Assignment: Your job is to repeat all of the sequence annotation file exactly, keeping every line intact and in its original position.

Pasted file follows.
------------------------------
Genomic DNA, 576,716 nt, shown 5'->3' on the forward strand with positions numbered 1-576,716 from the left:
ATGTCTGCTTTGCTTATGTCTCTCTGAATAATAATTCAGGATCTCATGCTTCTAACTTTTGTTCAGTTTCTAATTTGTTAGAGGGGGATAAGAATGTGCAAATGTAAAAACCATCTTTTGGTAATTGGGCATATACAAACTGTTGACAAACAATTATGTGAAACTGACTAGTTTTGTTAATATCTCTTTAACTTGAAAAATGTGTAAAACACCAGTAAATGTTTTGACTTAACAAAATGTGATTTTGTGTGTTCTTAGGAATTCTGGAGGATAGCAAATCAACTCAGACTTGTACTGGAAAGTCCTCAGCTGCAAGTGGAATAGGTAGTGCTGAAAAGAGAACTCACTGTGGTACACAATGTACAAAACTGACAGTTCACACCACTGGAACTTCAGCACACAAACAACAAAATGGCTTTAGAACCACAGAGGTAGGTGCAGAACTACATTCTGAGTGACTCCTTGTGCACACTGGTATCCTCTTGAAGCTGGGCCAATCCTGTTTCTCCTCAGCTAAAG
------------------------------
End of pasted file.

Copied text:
Genomic DNA, 576,716 nt, shown 5'->3' on the forward strand with positions numbered 1-576,716 from the left:
ATGTCTGCTTTGCTTATGTCTCTCTGAATAATAATTCAGGATCTCATGCTTCTAACTTTTGTTCAGTTTCTAATTTGTTAGAGGGGGATAAGAATGTGCAAATGTAAAAACCATCTTTTGGTAATTGGGCATATACAAACTGTTGACAAACAATTATGTGAAACTGACTAGTTTTGTTAATATCTCTTTAACTTGAAAAATGTGTAAAACACCAGTAAATGTTTTGACTTAACAAAATGTGATTTTGTGTGTTCTTAGGAATTCTGGAGGATAGCAAATCAACTCAGACTTGTACTGGAAAGTCCTCAGCTGCAAGTGGAATAGGTAGTGCTGAAAAGAGAACTCACTGTGGTACACAATGTACAAAACTGACAGTTCACACCACTGGAACTTCAGCACACAAACAACAAAATGGCTTTAGAACCACAGAGGTAGGTGCAGAACTACATTCTGAGTGACTCCTTGTGCACACTGGTATCCTCTTGAAGCTGGGCCAATCCTGTTTCTCCTCAGCTAAAG